The Rising AIDS Cases in Pakistan and How To Prevent Them 

Nehl Noman 01:08 PM, 1 Dec, 2022
The Rising AIDS Cases in Pakistan and How To Prevent Them 

HIV is a virus that attacks the immune system in the human body and, if left untreated, can progress to AIDS. In AIDS, a person is extremely susceptible to opportunistic infections as the immune system is no longer functioning adequately. Thus, there is a limited life expectancy of 3 years in untreated, end-stage patients. In recent times, there has been an alarmingly high number of reported cases of HIV-positive people in Pakistan. This has become a major health issue that requires immediate attention. 


During the last 10 months of 2022, 9,773 people have reportedly tested positive for HIV in Pakistan. Official data shows that Punjab has the highest number of cases (6,106), followed by Sindh (2,097), and Khyber Pakhtunkhwa (815) recorded from January 1 to October 31, 2022. Balochistan has reported 316 new cases while Islamabad Capital Territory has reported 496 new cases. 

According to health experts, 65% of patients did not come back for treatment due to the troublesome behaviour of their healthcare providers. Between 2010 and 2020, there was a reportedly 84% increase in HIV cases.



HIV can be transmitted through blood, semen, rectal fluids, vaginal fluids, and breast milk. The rising cases of HIV/AIDS in Pakistan can be attributed to:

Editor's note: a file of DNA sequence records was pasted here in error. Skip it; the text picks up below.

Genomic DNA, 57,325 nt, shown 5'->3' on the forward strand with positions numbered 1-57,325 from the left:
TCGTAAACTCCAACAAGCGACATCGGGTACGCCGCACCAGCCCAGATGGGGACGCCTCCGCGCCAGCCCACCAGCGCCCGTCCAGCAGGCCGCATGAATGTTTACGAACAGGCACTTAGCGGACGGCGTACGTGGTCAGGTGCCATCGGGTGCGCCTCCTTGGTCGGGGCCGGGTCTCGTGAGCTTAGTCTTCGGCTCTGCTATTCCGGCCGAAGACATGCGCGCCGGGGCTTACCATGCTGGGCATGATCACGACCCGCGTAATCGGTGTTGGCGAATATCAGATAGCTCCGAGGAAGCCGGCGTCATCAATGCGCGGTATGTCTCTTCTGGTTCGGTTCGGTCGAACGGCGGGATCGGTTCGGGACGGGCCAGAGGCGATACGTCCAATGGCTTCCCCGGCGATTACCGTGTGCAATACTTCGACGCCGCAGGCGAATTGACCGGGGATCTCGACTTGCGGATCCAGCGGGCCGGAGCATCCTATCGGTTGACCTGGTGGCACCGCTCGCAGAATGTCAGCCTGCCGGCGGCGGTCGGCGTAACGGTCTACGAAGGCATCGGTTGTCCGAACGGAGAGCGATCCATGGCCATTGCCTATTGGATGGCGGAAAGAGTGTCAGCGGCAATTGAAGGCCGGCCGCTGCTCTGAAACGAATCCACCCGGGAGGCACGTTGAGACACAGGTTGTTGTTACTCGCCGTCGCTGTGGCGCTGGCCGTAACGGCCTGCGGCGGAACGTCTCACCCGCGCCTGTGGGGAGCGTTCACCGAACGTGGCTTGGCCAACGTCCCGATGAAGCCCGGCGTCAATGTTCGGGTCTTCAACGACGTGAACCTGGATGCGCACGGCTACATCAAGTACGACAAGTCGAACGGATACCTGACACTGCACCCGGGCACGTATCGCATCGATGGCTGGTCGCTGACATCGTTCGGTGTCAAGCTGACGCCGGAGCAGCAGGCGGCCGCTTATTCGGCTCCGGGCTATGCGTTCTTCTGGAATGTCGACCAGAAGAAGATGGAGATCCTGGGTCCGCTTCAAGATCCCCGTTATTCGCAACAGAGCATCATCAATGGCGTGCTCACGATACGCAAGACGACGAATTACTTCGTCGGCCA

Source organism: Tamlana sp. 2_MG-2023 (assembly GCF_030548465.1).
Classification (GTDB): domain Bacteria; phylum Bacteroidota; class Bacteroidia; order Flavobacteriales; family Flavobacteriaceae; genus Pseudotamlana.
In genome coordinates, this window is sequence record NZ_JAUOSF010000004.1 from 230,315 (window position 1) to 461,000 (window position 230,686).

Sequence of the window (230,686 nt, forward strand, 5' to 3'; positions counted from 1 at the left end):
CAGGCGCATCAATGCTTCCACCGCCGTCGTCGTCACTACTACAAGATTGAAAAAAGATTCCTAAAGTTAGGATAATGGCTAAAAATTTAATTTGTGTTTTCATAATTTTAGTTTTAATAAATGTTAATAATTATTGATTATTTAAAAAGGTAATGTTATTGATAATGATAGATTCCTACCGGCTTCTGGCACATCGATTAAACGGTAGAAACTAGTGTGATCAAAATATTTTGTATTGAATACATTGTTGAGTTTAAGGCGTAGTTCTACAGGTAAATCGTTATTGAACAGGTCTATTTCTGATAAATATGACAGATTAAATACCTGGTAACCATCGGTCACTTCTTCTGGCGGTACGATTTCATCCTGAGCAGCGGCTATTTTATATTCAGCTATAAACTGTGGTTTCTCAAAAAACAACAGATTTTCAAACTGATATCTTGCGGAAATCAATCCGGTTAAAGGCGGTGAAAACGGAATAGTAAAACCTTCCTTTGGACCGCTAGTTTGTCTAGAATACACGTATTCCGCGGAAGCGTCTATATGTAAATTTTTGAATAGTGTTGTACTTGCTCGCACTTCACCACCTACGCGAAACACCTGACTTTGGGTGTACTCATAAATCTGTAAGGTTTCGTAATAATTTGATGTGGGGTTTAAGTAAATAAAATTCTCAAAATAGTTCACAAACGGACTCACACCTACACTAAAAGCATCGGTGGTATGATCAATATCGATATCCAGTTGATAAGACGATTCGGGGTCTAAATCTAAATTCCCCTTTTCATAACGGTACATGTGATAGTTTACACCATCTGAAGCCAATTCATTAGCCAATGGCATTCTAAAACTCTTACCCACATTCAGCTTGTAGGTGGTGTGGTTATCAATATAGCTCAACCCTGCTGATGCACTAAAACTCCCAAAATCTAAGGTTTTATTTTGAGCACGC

●      Low levels of awareness in the common public

●      Poor infection prevention and control

●      Problematic behaviour of healthcare providers

●      Low levels of monitoring in healthcare systems

●      Use of contaminated medical equipment 

●      Increased intravenous drug usage

●      Men having sex with men (MSM) 

●      Associated stigma which prevents reporting

●      Contaminated blood transfusions

●      During pregnancy, labour, or delivery from an HIV-positive mother to their baby

●      Breastfeeding by HIV-positive mothers

●      Unsterilized equipment used for tattoos


Early symptoms of HIV infections can start to show up within a couple of weeks or one to two months after exposure. Symptoms may include: 

●      Sudden weight loss

●      Recurring fever

●      Unexplained and extreme tiredness

●      Swelling of lymph nodes in armpits, groin, or neck for extended periods

●      Diarrhoea lasting more than a week

●      Sores of the mouth, anus, or genitals

●      Pneumonia 

●      Headache

●      Muscle aches

●      Joint pain

●      Rash

●      Shingles

●      Recurrent oral or vaginal yeast infections

●      Menstrual cycle changes

●      Pelvic inflammatory disease



●      Screening for HIV 

●      Pre-exposure and post-exposure prophylaxis 

●      Removing the stigma attached to the disease

●      Increased infection prevention and control 

●      Increased monitoring in healthcare setups 

●      Avoid sharing/reusing needles

●      Use of protection, like condoms, during intercourse

●      Use of formula milk for babies of HIV-positive mothers 


While HIV cannot be fully cured, it can be managed through antiretroviral therapy (ART). This involves the consumption of a combination of drugs for HIV every day, as prescribed, and is the recommended course of action in all HIV-positive patients. These medicines help to halt the replication of the virus in the body. Thus, it leads to the immune system repairing itself and preventing further damage. The treatment can take six to twelve months to bring the virus under control. Ultimately, it helps a person live a healthier and longer life. 

Nehl Noman

The author is contributing writer at Medical News Pakistan and can be reached at



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